Aristocrat’s Playtech bid rejected by UK Tier 1 institutions

Former CEO of Playtech Tom’s room singled out Aristocrat for orchestrating the campaign around the group of Asian investors who allegedly built a blocking stake in Playtech ahead of the shareholder vote and acted in concert to block Aristocrat’s bid, the Financial Times reported .

False Driving Claims and Stock Timings

The name of Hallwho was the CEO of Playtech from 2003 to 2005, was implicated in media reports that Asian investors had bought Playtech shares at prices higher than the price offered. 680p per share by Aristocrat with the idea of ​​blocking the offer. In the end, Aristocrat did not get enough shareholder votes and the bid was dropped.

According to the report compiled by a private investigation firm, which prompted the UK’s Takeover and Mergers Panel to launch an investigation, Hall, a Hong Kong resident since 1989, was the mastermind behind the group of anonymous investors.

The report went further by listing the “key links” between various Hong Kong-based investors, accusing some of them of “proximity to organized crime”, in its redacted version seen by the FT but according to a source anonymous with knowledge of the panel’s deliberations, the Hong Kong investors were never considered to have worked in concert.

Speaking to the media, Hall dismissed the idea that he was acting as a go-between for those people referencing some of the names on the Asia-based investor list. He confirmed that he had never heard of or spoken to these people, as he told the Public Inquiry Committee. Hall also said the panel was misinformed of the timing of his Playtech stock purchases.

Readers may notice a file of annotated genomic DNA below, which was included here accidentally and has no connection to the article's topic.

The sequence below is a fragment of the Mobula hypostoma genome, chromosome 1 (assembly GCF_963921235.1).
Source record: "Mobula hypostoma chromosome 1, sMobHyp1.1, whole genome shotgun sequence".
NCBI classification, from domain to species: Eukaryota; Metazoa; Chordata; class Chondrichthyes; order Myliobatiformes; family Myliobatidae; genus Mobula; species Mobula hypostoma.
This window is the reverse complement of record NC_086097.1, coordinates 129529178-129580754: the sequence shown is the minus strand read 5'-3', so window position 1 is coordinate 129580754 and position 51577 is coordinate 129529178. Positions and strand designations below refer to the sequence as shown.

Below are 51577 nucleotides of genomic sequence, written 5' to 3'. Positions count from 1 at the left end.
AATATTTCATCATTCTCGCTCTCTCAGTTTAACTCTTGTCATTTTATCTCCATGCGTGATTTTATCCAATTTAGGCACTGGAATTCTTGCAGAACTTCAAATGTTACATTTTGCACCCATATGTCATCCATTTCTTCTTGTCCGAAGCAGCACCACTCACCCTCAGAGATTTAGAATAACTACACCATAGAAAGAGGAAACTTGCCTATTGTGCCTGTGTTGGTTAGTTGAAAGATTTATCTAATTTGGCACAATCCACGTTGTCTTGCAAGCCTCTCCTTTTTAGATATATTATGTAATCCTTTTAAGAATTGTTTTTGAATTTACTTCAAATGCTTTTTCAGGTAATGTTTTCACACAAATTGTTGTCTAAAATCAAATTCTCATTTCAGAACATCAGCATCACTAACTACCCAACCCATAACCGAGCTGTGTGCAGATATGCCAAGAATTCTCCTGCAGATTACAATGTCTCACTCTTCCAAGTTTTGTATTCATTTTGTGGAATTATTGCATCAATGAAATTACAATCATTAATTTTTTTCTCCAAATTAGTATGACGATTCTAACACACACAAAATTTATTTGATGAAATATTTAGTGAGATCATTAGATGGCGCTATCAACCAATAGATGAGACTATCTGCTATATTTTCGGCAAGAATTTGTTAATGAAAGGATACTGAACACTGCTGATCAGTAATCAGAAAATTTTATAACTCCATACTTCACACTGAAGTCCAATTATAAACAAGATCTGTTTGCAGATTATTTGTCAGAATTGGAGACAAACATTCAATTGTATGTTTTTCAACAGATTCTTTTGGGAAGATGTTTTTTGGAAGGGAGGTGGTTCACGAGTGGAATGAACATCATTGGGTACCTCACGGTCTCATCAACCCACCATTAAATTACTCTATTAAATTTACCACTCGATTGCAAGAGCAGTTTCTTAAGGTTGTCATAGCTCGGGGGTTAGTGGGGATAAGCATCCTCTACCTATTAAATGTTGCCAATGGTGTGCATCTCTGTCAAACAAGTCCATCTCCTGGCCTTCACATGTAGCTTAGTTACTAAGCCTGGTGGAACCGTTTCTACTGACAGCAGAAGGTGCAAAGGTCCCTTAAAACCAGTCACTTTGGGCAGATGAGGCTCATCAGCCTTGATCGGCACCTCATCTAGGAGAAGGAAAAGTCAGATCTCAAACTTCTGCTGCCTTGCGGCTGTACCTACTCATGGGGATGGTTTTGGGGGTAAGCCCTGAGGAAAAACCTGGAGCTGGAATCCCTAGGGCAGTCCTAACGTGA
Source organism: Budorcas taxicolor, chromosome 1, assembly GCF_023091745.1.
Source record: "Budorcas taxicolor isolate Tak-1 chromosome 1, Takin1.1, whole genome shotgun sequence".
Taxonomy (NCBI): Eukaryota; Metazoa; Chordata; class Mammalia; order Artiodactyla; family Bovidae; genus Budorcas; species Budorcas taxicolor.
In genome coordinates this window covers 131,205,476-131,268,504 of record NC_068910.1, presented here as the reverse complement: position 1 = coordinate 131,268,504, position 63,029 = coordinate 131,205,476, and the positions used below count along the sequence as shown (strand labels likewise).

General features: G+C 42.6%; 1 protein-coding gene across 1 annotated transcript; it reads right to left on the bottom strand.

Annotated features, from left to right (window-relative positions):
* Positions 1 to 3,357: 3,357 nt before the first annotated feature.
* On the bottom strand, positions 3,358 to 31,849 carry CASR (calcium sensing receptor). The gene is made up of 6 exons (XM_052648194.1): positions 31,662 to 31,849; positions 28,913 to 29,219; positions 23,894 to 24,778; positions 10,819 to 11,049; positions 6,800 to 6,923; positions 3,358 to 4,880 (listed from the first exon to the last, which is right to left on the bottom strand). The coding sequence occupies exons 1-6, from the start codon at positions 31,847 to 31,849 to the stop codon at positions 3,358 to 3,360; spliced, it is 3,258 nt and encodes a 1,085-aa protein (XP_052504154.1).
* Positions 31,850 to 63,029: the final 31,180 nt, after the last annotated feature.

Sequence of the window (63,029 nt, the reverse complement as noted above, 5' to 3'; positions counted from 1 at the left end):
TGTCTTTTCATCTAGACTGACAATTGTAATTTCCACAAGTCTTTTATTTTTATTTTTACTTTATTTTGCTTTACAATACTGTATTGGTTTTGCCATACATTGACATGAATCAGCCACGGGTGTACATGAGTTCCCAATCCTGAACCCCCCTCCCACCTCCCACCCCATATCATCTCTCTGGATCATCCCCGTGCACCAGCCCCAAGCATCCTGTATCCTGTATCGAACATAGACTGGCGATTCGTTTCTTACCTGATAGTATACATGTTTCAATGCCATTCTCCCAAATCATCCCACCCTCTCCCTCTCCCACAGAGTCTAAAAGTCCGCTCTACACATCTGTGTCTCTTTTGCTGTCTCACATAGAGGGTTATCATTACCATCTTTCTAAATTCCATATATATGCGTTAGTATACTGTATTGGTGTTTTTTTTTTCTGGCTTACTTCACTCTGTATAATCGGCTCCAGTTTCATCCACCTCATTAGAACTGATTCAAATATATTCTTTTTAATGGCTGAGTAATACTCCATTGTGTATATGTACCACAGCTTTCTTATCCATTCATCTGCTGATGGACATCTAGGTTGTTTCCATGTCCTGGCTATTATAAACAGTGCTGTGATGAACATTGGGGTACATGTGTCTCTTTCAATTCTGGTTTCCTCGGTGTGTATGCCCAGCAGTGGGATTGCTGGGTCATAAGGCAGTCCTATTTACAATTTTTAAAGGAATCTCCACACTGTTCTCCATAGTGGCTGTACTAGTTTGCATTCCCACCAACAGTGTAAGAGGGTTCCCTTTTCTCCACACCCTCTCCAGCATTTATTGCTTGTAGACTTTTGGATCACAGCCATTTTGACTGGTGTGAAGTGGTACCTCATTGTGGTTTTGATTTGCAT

Key stakeholders felt the supply was too low

Hall broke his silence on the merits of the latest approach from TTB Partners, another candidate to acquire the technology provider which has yet to submit a binding offer. Playtech CEO Mor Weizer, who openly endorsed the group when asking to join as an investor, also said that some “UK-based tier 1 institutions, some former employees and some people who are still involved in the business” also voted against Aristocrat’s bid as they deemed it too weak.

Hall, who owns a 1.34% stake in Playtech, also told the panel that his trading in the company’s stock dates back three years. He is currently working on a management buy-out with Weizer backed by TTB Partners.

Hall reportedly contacted TTB following Aristocrat’s failed bid, then asked Weizer to join him in facilitating the company’s expansion into the United States. Weizer has personal licenses in several US states and has led Playtech launches in Michigan and New Jersey.

Hall and Weizer, reportedly backed by two major financial institutions in the UK and US, have no plans to break up the group by overhauling its Asian operations or selling its Snaitech retail arm in Italy. and submit a higher offer than Aristocrat to Playtech. board soon.